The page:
PT China LLC v. PT Korea LLC, et al., C.A. No. 4456-VCN (Del. Ch. February 26, 2010)
Defendants in this action asserted breach of fiduciary duty and breach of contract counterclaims against PT China LLC (“PT China”) and Harrison Wang (“Wang”), the sole member and manager of PT China, claiming he committed several wrongful acts in connection with his role in developing investment opportunities in distressed or underperforming Asian investments. Wang is a resident of, and works in, Singapore.
The opinion primarily addresses whether the claims against Wang allow the Delaware Court of Chancery to exercise personal jurisdiction over Wang as a non-resident third-party defendant. The Court analyzes whether it has personal jurisdiction over Wang using a two-pronged test. First, it determines whether service of process on Wang is authorized by Section 18-109 of the Delaware LLC Act. Second, it considers whether exercising its jurisdiction comports with due process and the constitutional standards of fairness and substantial justice. The Court also addresses an interesting secondary issue – whether the breach of contract claims against Wang preclude the breach of fiduciary duty claims.
On the issue of personal jurisdiction, the Court concluded that the first prong of the Court’s test was satisfied, because Wang conceded that he participates materially in the management of the Delaware limited liability companies at issue. Section 18-109(a) of the Delaware LLC Act provides that a manager of a limited liability company is amenable to jurisdiction in all civil actions brought in Delaware involving or relating to the business of the limited liability company or a violation by the manager of a duty to the limited liability company, or any member of the limited liability company. Importantly, Section 18-109(a) expands the definition of “manager” to include any person who, while not a “manager” as defined in Section 18-101(10), nevertheless, “participates materially in the management” of a Delaware limited liability company.
On the issue of due process, like directors of a Delaware corporation, even if the contacts of a limited liability company’s managers with Delaware are minimal, those “managers” impliedly consent to the jurisdiction of the Delaware courts by virtue of the notice of such consent given by the statute. When a manager agrees to accept certain managerial duties, he can reasonably expect to have to appear before a Delaware court when questions arise with respect to the execution, interpretation or scope of these duties. Further, Delaware has a considerable interest in supervising the conduct of persons who owe fiduciary duties and this interest outweighs the burden associated with submitting to the jurisdiction of the Delaware courts. The Court held that the allegations against Wang for breach of fiduciary duty were sufficiently pled, and, as such, the exercise by the Court of personal jurisdiction satisfied any due process considerations.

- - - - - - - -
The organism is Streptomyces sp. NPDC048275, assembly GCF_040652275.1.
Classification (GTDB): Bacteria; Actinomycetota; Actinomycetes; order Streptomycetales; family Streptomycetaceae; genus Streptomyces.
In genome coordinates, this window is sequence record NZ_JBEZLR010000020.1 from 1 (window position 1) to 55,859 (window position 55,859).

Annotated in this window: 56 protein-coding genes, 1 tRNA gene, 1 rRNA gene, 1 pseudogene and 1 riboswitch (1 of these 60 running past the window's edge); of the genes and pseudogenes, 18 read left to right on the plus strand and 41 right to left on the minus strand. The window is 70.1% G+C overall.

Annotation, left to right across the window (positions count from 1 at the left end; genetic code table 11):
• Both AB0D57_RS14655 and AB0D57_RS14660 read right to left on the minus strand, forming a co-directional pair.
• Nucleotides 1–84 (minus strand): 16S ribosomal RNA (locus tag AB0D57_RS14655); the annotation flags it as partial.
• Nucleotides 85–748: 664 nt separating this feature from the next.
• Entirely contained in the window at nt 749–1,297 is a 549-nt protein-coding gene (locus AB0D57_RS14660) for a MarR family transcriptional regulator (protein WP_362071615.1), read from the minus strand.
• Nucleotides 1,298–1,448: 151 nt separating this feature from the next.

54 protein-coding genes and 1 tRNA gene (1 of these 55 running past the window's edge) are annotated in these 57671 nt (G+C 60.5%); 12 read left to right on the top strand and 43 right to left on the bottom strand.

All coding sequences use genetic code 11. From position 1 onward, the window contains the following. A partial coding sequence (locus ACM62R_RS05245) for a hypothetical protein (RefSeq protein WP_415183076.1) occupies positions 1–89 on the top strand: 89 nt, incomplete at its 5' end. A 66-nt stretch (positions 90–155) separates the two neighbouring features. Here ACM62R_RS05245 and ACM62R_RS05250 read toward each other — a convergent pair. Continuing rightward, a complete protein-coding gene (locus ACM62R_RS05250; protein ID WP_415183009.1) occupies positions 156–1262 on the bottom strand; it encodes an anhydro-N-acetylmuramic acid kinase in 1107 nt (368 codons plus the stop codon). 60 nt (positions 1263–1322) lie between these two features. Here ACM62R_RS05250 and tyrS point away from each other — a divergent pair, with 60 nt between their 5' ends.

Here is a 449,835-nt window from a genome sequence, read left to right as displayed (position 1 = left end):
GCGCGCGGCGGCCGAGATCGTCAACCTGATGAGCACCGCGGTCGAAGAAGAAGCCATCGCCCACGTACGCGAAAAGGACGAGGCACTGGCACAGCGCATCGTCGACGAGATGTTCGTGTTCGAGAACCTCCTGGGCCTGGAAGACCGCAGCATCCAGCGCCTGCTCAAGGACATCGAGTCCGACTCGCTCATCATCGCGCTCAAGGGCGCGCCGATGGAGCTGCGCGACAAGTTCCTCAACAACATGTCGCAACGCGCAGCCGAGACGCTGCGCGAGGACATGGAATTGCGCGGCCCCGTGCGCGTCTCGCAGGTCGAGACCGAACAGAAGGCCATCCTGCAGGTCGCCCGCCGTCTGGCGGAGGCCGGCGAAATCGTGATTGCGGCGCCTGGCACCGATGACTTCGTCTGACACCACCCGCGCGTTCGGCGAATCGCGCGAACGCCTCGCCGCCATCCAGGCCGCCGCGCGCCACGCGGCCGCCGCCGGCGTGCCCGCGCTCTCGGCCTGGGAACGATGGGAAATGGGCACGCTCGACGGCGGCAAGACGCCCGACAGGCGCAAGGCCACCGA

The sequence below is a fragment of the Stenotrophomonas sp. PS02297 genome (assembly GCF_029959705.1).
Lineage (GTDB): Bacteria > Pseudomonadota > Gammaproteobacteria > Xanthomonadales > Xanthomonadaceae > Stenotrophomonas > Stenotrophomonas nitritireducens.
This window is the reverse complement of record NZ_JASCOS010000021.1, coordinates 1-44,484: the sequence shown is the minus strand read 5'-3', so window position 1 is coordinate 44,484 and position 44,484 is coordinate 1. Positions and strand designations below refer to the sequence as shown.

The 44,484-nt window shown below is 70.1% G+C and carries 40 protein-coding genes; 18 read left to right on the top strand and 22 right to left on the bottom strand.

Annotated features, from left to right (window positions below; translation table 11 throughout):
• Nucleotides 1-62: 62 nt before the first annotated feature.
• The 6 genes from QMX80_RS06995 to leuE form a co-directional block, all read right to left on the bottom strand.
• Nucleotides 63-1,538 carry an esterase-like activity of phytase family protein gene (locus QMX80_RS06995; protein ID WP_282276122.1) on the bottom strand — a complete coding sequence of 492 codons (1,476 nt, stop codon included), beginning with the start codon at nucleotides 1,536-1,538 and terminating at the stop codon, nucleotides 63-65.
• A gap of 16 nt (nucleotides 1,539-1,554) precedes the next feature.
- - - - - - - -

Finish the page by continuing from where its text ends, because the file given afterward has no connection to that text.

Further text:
The tougher question for the Court was whether the breach of contract claims were, in the words of Section 18-109, “involving or relating to the business” of the Delaware limited liability companies at issue. The Court held that the three-prong test applied by prior courts to analyze whether personal jurisdiction comported with due process in that context was adequately met in this case. The three prongs of that test are whether: (1) the allegations focused on the manager’s rights, duties, and obligations as the manager of a Delaware limited liability company; (2) the matter was “inextricably bound up in Delaware law”; and (3) Delaware has a strong interest in providing a forum for disputes relating to the actions of managers of a limited liability company formed under its law in discharging their managerial functions. In applying this test, the Court found that the breach of contract claims were intertwined with Wang’s management of two of the Delaware limited liability companies at issue, Wang’s involvement in the action was potentially useful, and Delaware had an interest in adjudicating this type of dispute, which involves the management of Delaware limited liability companies.
In response to Wang’s claim that the defendants’ breach of fiduciary duty counterclaims should be dismissed, the Court restated the principle that contractual claims precluded fiduciary duty claims if the duty sought to be enforced arises from the parties’ contractual relationship. Contrary to Wang’s assertion, the Court stated that the question “is whether there exists an independent basis for the fiduciary duty claims apart from the contractual claims, even if both are related to the same or similar conduct.” The Court determined that the fiduciary duty claims related either to inherent duties not overridden by the operating agreement of the Delaware limited liability company under which Wang served as manager or related to matters not addressed at all in said operating agreement. For that reason, among others, the Court held that those duties arose independently and were not precluded.